Here’s one of our rare textbook reviews. This one, however, isn’t about the hard sciences as most are, although it should still appeal to a fair portion of our readership.

General Information

Title: Movies and Meaning

Author: Stephen Prince

Original Publication Date: May 14, 2003

ISBN: 020538112X

Cover Price: None; around $50 US

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Subject Matter

This is an introduction to film from a technical perspective. It discusses editing, camera work, sound design and so forth in addition to interpreting the content on screen. It also discusses various filmmakers and movements from around the world, and some of the more prominent film theories. Additionally, with Lord of the Rings: Fellowship of the Ring on the cover, you know it won’t be overly pompous, ignoring the Hollywood standard (well constructed, if sometimes shallow) type of filmmaking that some of my other texts have practically ignored.

High Point

There are minor redundancies in most of the chapters. Our class isn’t following the textbook in order, so this made later chapters very readable, even when they dealt with material from an earlier chapter we hadn’t covered yet.

Low Point

In order to provide enough details to discuss examples, the author has to give away some major plot points. If you have any desire to see movies like The French Connection (and you should) or The Searchers (which I would only recommend to fans of westerns) you should see them once before reading the text. Be aware that discussions of movies you haven’t seen will be prone to revealing information that you may not want to know.

The Scores

The clarity of the textbook was excellent. The most fundamental ideas are explained at length, with frames from films when appropriate. The explanations of the really important stuff doesn’t depend on having seen any particular film, to make sure you’ll be able to sort them out regardless of your viewing background. Some of the later chapters have more subjective subjects discussing particular filmmakers, and those can become dependent upon seeing a particular film. I give it 5 out of 6.

The structure was very well laid out. Each chapter has clearly stated objectives, a list of major terms, content divided clearly by sections, subsections, and so forth, and a summary at the end with suggestions for further reading. The need to cross-reference was minimized by the redundancy I mentioned above. The sequence of chapters is very logical, moving from the most basic and easily noticed elements of film construction, through the technical aspects, and then out into the economic aspects, followed by the theoretical aspects and the ideas of various filmmakers. I give it 5 out of 6.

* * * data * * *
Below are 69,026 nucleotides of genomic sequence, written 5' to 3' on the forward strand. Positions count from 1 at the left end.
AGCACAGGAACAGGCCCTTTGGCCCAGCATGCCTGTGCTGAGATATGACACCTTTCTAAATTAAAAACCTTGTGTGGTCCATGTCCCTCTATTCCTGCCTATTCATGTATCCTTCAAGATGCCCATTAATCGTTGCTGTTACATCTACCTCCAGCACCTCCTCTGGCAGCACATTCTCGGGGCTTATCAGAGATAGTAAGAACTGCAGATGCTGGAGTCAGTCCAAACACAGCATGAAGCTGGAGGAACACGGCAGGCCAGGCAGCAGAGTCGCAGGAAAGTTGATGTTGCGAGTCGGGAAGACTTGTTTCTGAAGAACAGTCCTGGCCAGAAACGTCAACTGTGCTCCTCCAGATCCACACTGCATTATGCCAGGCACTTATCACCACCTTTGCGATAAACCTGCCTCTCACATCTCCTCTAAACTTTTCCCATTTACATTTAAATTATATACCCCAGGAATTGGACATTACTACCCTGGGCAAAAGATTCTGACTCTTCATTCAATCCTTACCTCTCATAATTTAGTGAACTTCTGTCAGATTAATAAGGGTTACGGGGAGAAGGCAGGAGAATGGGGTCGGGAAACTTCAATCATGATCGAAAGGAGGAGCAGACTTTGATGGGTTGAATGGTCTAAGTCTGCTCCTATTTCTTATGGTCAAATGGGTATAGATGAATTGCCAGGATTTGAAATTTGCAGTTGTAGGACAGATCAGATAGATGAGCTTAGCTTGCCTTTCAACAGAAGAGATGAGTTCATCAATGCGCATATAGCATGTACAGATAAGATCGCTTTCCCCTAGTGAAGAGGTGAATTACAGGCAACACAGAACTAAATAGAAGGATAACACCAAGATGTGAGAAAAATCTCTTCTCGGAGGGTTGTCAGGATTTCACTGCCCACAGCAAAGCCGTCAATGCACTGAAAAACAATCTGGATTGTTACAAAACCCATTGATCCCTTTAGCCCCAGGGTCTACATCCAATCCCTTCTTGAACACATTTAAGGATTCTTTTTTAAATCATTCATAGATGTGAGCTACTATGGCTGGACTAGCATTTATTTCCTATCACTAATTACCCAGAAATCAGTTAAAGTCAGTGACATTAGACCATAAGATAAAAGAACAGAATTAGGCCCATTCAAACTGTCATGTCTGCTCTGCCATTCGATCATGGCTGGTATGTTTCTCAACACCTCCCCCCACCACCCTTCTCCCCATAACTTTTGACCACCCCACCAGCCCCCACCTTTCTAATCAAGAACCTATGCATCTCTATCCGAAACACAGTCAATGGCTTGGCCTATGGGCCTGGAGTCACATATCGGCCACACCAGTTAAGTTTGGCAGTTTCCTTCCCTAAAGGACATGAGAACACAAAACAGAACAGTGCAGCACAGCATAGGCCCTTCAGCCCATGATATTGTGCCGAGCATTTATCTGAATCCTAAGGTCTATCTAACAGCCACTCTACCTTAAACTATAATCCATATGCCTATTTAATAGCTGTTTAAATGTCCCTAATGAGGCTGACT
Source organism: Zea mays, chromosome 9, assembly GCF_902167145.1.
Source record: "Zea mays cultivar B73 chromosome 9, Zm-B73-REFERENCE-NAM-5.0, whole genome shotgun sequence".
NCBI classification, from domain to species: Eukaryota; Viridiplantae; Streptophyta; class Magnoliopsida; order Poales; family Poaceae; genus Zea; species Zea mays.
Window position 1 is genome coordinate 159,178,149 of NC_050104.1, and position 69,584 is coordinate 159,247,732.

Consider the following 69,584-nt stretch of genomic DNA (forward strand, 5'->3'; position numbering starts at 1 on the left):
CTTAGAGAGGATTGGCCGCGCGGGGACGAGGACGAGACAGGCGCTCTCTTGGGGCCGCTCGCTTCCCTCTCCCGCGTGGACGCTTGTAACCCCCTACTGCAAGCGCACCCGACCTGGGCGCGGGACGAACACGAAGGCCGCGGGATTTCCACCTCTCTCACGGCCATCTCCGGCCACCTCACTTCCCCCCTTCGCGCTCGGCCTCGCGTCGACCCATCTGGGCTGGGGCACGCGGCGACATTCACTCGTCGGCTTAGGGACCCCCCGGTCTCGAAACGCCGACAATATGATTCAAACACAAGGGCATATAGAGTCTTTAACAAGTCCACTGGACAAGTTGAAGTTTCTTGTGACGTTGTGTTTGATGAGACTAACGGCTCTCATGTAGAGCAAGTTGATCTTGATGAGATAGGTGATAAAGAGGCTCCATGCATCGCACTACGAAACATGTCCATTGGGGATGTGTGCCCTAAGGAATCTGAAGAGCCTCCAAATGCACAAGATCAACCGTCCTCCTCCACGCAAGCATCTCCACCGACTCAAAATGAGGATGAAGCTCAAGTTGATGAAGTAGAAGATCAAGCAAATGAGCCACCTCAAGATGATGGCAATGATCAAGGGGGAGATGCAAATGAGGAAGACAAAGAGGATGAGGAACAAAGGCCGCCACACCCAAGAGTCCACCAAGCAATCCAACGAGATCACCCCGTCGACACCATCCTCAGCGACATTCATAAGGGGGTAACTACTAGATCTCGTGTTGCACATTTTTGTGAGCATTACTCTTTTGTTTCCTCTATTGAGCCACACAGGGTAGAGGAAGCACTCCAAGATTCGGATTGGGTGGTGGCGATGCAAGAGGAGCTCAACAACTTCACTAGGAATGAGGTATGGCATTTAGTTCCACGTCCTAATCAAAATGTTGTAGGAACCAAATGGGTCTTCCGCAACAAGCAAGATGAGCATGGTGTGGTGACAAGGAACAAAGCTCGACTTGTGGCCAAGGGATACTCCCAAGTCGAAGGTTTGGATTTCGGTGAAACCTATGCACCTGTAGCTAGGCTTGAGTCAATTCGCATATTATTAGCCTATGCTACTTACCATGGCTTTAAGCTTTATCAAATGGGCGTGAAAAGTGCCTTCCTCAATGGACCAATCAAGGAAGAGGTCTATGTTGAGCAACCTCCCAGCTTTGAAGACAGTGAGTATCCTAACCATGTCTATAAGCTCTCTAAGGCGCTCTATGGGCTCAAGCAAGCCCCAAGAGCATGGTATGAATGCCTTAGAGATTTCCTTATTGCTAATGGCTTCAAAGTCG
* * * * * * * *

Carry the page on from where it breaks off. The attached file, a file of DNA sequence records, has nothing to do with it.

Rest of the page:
The text is loaded with applicable examples. They are very well chosen, too; Prince seems to actively seek out the most popular movies available to demonstrate the techniques in question, which makes it that much more likely that the reader is already familiar with the work being discussed. I give it 6 out of 6.

The exercises category is one which may need modification when we’re dealing with textbooks for non-quantitative subjects. There is no attempt made to ask students to reproduce these tricks on their own, nor are there any specific exercises for students to work on. An insecure reader would have a difficult time discerning how much learning is actually going on while reading the text. I give it 2 out of 6, saved from a 1 only because the text seems aimed at the film viewer rather than the filmmaker, in which case Prince may not expect his readers to be able to reproduce these techniques when they have finished the text.

The completeness was very high. In some cases, particular examples I would have liked to see weren’t there (such as sci-fi, fantasy, and/or film noir in the “genre” discussions, or Kubrick in the “auteur” discussions) but I will have to let that slide, as it is unreasonable to expect a truly exhaustive list of these areas. (The book would be considerably longer than the roughly 400 pages it is now.) I give it 5 out of 6.

The editing was very good through much of the book. One problem I noted was in the “genre” section, in which sci-fi and film noir are both listed as major genres in the introduction, but are replaced by horror in the extended discussions of the major genres. I suspect that this is merely some oversight in the editing process, and that an earlier edition discussed sci-fi and film noir in place of horror. Still, people like the ones who read a site like this one would likely be disappointed to see the promise of a science fiction discussion go unkept. The other moment worthy of note was the use of a figure from 1990 when discussing how the box office dollar gets divided. That division has changed since the introduction of digital sound. Assuming the theater I worked at was typical, the local theaters don’t often get the 20% indicated here, and 10% of that box office dollar is no longer enough to cover operating expenses. I give it 5 out of 6.

Overall, it’s a solid and useful book for introducing oneself to film. The major elements of a film’s construction are clearly laid out in a manner that doesn’t require examples, and then examples are provided anyway to help cement the learning. I’m hoping that I’ll have assimilated enough material from this text to improve the reviews I write of older material (which I won’t be seeing in theaters, and will therefore have a chance to watch more than once before the review.) I give it 5 out of 6.

In total, Movies and Meaning receives 33 out of 42.